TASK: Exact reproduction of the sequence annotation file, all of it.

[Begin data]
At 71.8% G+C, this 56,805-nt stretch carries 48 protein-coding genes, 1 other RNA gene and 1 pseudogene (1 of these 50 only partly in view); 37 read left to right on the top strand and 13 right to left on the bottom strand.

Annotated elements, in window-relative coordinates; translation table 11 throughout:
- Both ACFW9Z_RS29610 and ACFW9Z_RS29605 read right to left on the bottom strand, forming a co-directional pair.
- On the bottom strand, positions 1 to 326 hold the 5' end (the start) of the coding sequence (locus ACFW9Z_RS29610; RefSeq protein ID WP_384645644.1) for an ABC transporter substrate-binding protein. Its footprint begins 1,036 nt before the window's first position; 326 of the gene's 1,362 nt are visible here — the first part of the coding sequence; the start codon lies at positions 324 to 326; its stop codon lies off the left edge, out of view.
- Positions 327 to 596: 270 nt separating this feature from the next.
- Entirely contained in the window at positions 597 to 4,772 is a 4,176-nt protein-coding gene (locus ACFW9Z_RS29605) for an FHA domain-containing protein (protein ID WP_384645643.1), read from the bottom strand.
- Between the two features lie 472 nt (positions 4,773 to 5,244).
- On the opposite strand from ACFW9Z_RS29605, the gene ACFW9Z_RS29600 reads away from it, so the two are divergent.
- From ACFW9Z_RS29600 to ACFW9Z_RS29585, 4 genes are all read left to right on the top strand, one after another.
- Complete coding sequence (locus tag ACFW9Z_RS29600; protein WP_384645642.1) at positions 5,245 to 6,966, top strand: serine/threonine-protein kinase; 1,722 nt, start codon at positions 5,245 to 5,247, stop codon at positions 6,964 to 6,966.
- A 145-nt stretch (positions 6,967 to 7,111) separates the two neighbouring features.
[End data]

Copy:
At 71.8% G+C, this 56,805-nt stretch carries 48 protein-coding genes, 1 other RNA gene and 1 pseudogene (1 of these 50 only partly in view); 37 read left to right on the top strand and 13 right to left on the bottom strand.

Annotated elements, in window-relative coordinates; translation table 11 throughout:
- Both ACFW9Z_RS29610 and ACFW9Z_RS29605 read right to left on the bottom strand, forming a co-directional pair.
- On the bottom strand, positions 1 to 326 hold the 5' end (the start) of the coding sequence (locus ACFW9Z_RS29610; RefSeq protein ID WP_384645644.1) for an ABC transporter substrate-binding protein. Its footprint begins 1,036 nt before the window's first position; 326 of the gene's 1,362 nt are visible here — the first part of the coding sequence; the start codon lies at positions 324 to 326; its stop codon lies off the left edge, out of view.
- Positions 327 to 596: 270 nt separating this feature from the next.
- Entirely contained in the window at positions 597 to 4,772 is a 4,176-nt protein-coding gene (locus ACFW9Z_RS29605) for an FHA domain-containing protein (protein ID WP_384645643.1), read from the bottom strand.
- Between the two features lie 472 nt (positions 4,773 to 5,244).
- On the opposite strand from ACFW9Z_RS29605, the gene ACFW9Z_RS29600 reads away from it, so the two are divergent.
- From ACFW9Z_RS29600 to ACFW9Z_RS29585, 4 genes are all read left to right on the top strand, one after another.
- Complete coding sequence (locus tag ACFW9Z_RS29600; protein WP_384645642.1) at positions 5,245 to 6,966, top strand: serine/threonine-protein kinase; 1,722 nt, start codon at positions 5,245 to 5,247, stop codon at positions 6,964 to 6,966.
- A 145-nt stretch (positions 6,967 to 7,111) separates the two neighbouring features.